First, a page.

Most Protestant traditions forcefully rejected the “Romish doctrine” of purgatory after the Reformation nearly 500 years ago. The Protestant discomfort with purgatory hasn’t eased much since: You still can’t find the word in the Bible, critics say, and the idea that you can pray anyone who has died into paradise smacks of salvation by good works.
The dead are either in heaven or hell, they say. There’s no middle ground, and certainly nothing the living can do to change it.
Many Catholics don’t seem to take purgatory as seriously as they once did, either, viewing it as fodder for jokes or as the “anteroom of heaven,” an unpleasant way station that is only marginally more appealing than hell.
But Walls is a leading exponent of an effort to convince Protestants — and maybe a few Catholics — that purgatory is a teaching they can, and should, embrace. And he’s having a degree of success, even among some evangelicals, that hasn’t been seen in, well, centuries.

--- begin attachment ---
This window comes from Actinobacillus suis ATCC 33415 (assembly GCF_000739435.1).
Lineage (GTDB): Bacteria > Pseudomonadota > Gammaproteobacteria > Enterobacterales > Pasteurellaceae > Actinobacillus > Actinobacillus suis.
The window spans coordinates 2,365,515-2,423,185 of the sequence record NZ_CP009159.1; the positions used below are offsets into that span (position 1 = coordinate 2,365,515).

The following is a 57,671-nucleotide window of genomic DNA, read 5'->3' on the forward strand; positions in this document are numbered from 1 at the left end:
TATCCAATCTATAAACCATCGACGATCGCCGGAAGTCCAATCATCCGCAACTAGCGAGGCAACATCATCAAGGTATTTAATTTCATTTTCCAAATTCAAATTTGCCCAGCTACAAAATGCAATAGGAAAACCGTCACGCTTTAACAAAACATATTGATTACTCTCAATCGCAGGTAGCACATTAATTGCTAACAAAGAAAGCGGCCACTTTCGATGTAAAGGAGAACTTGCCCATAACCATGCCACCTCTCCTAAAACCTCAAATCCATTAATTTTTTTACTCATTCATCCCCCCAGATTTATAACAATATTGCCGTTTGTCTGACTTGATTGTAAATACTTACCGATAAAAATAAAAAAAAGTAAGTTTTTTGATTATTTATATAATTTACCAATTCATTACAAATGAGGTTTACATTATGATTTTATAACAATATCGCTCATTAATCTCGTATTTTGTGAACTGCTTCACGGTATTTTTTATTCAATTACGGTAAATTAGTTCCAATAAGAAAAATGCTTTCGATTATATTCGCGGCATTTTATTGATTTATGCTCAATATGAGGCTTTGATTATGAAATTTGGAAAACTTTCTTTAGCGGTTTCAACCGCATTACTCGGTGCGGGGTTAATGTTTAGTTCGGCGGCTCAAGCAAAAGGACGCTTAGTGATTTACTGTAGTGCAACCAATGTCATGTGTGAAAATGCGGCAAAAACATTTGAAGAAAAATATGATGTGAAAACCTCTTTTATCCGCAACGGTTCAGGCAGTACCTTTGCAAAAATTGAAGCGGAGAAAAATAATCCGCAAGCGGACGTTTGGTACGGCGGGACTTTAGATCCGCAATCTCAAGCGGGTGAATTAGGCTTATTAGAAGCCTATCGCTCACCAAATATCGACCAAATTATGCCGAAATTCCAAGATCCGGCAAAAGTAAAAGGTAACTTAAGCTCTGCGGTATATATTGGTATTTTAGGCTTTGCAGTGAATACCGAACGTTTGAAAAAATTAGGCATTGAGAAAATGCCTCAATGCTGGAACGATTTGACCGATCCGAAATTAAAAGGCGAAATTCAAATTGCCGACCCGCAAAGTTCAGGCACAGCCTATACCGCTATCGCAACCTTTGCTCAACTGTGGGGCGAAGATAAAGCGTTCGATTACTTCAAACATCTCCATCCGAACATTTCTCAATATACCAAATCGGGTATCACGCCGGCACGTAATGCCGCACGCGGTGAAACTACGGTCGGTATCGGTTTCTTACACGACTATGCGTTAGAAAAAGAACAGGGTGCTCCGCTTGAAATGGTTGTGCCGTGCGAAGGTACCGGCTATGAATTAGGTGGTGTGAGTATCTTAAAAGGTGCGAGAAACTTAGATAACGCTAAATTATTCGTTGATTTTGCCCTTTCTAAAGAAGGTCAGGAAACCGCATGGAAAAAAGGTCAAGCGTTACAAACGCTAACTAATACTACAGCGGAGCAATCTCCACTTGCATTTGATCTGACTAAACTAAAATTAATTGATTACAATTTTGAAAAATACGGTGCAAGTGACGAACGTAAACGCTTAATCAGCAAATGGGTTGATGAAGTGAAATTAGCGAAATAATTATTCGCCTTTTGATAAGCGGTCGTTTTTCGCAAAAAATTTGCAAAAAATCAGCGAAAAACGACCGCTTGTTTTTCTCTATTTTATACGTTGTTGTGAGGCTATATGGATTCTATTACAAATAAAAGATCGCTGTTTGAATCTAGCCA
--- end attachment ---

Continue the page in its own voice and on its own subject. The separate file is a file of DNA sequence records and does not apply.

I was born in 1990. That puts me squarely in the middle of what is referred to as the millennial generation.
It also, apparently, makes me a lazy, entitled, narcissist who still lives with my parents.
But that’s beside the point. What’s more important about the date of my birth is that it places me at a distinct and pivotal point in human history: I grew up with the Internet — what they call a “digital native.”
I (vaguely) remember when the Internet got popular; having slow, dial-up that made lots of crazy noises whenever you wanted to use it; talking to other angsty teens on AOL Instant Messenger (“AIM”); downloading music on Napster and Kazaa; and then, slowly but surely, having the Internet became engrained in my everyday life as if it was there the whole time.
But, like the bratty sibling I grew up with (upon reflection, I was equally, if not more, bratty — #humility #perspective), I’ve recognized that I have a love/hate relationship with the Internet. It’s a game-changer for the human experience, so, like that sibling, I think I’ll always love it. But, for every positive, innovative element of the Internet there is an equal and opposite reaction.